One of the most eagerly awaited films coming to this year’s Glasgow Film Festival is Cassius X: Becoming Ali, a documentary based on writer and broadcaster Stuart Cosgrove’s book, also called Cassius X. SNACK caught up with director Muta’Ali to find out more about the film and its transition from page to screen.
How did you come to be involved with Cassius X: Becoming Ali?
I got a call from Mick McAvoy [executive producer of Cassius X], who was at Two Rivers Media at the time. He reached out to me because he liked my work, and then it took about a year or so before we actually got started on the film. There were lots of stops and starts with Covid, of course, but Mick was very excited about it and sent me Stuart Cosgrove’s book, which I read, and then I got excited as well. I met Stuart and we started planning our vision for this film, and how we were gonna do it with me in the States and them being over in Scotland. We planned it out and things went from there.
Was it a challenge adapting Stuart’s Cosgrove’s book?
It was a challenge, as a filmmaker. First of all, these events took place 60–70 years ago. Who was going to be around to talk to us? It was Mick who was really the one who convinced me, and we got past the challenges and made creative decisions to help tell the story. There’s a lot in Stuart’s book. He covers a lot of the music, which is a big deal. In the film we kind of don’t cover music as much. We cover Muhammad Ali’s boxing journey and spiritual journey, and the music is not such a part of it. Stuart’s book delves more deeply into the subject matter.
What you’ve done, by having some fantastic footage, and also with the interviews, is tell a clear story about this formative time in Muhammad Ali’s life. It’s one which, in the UK, we maybe don’t know that much about. Is it well-known in America?
I haven’t seen a documentary that told us about this era of his life, as far as I can recall. Growing up, you know Muhammad Ali but you don’t know it all. Many people don’t know that he was ever referred to as Cassius X, or even Cassius Clay. And he didn’t talk too publicly about his spiritual journey. There was a lot to learn and, no, I didn’t know much about this part of his life.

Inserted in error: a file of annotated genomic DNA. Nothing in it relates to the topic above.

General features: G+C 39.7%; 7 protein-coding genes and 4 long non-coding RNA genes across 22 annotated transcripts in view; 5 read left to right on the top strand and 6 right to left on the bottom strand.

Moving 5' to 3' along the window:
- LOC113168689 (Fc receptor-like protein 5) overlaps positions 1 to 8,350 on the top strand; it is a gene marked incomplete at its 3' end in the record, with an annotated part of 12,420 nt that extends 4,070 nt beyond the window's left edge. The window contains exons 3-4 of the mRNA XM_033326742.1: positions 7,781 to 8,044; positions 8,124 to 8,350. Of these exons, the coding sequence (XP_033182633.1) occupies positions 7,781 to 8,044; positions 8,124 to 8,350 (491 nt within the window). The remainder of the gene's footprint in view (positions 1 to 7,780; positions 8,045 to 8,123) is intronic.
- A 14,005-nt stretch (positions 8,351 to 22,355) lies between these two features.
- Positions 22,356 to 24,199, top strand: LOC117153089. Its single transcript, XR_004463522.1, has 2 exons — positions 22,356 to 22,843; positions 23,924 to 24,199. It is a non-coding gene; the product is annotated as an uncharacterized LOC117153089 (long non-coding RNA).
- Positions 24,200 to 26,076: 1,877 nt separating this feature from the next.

Can we talk about the role of Malcolm X at this point? His friendship with the then Cassius Clay was very important.
Malcolm X, at the time when he met Cassius Clay, had a high rank in the Nation of Islam. They bonded with one another. Malcolm X didn’t recruit Cassius Clay to become a part of the Nation – he served more as an older brother who would answer all the questions that Cassius had. During that time in America, in the early sixties, a tremendous amount was going on when it came to racial tension. There was an awakening, when it came to African Americans, about their identities. And so Malcolm X, being such a powerful force, influenced Cassius with his decision to join the Nation, but, of course, their relationship evolved and changed over the years. I was excited to discover that Malcolm X attended some of Muhammad Ali’s boxing matches. He went to the Doug Jones fight and, obviously, he was at the Sonny Liston fight.
However, I think the relationship with Malcolm X at the time did not serve him well when it came to mainstream America accepting him as their champion. As the film shows, mainstream America knew little about the Nation of Islam and what little they did know kind of made them fearful. You know, ‘What is this organisation? What is it about?’.
We have a little bit of that from [American sports commentator] Jim Lampley in the story. Jim loved Muhammad Ali when he was Cassius Clay. He admits it felt traumatic, what he went through when his beloved Cassius Clay changed his identity. I was so grateful that Jim was honest and open with us emotionally about that journey, and he ended up being lifelong friends with Muhammad Ali.
The interviews you get are fantastic, especially considering Covid and lockdowns, etc. Were you able to be in the room with people?
Yes, I was in the room with everyone. We just had to abide by the Covid protocol at that time. That wasn’t the biggest challenge. The biggest challenge, I think, was telling a story about somebody’s spiritual journey that they didn’t write about and didn’t share much about. So we’re using the effect that Cassius Clay had on others, and capturing their testimony about what they felt and what they thought, and what was happening in the world, to tell a story about what his shift in identity was rooted in. That to me was the most challenging thing, because he’s not here to tell his story.
Such a charismatic and articulate figure. It’s easy to see why he became the icon he did, but when you view your interviews you can see how much he meant to these people who encountered him. He still means so much to them. There’s real emotion and excitement, and some of these people are not in the first flush of youth. That connection to Muhammad Ali – you can see it on their faces and hear in their voices.
I think that’s one of the reasons why we chose to do close-ups. There’s a lot of tight shots of everybody speaking, and I really loved the result of that because we got to see what was happening inside of them.
Cassius X: Becoming Ali will be showing at Glasgow Film Festival on the 9th and 10th March.